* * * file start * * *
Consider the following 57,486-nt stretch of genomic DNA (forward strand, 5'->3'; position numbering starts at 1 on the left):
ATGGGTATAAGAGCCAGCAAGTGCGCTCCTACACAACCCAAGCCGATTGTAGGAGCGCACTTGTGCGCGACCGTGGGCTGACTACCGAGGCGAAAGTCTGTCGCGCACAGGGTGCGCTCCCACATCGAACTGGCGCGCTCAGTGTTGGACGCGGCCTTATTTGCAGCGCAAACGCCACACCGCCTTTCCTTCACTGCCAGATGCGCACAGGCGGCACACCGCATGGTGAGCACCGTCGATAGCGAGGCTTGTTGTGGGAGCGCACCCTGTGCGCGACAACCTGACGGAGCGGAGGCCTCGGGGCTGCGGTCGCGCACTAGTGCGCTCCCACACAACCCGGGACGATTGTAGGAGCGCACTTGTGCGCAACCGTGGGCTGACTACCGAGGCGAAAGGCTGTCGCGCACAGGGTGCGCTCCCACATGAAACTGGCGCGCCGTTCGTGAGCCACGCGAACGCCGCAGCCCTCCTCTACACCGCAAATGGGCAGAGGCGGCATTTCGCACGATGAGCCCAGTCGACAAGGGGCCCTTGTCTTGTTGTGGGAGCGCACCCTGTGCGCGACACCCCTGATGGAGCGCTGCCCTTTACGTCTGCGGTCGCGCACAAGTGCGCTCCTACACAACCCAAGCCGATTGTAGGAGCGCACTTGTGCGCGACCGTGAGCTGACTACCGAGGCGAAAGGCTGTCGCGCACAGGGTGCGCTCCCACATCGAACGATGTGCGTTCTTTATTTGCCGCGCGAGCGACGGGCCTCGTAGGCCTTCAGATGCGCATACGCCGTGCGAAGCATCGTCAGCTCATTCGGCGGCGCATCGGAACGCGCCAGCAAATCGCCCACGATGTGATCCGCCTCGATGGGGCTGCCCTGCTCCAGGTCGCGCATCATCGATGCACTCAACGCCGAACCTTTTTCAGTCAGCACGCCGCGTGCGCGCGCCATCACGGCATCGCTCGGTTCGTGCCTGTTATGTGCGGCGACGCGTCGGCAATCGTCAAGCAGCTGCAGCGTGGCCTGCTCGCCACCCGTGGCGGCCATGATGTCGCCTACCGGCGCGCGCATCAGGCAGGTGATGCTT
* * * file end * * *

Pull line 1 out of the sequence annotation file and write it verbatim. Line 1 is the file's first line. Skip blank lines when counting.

Consider the following 57,486-nt stretch of genomic DNA (forward strand, 5'->3'; position numbering starts at 1 on the left):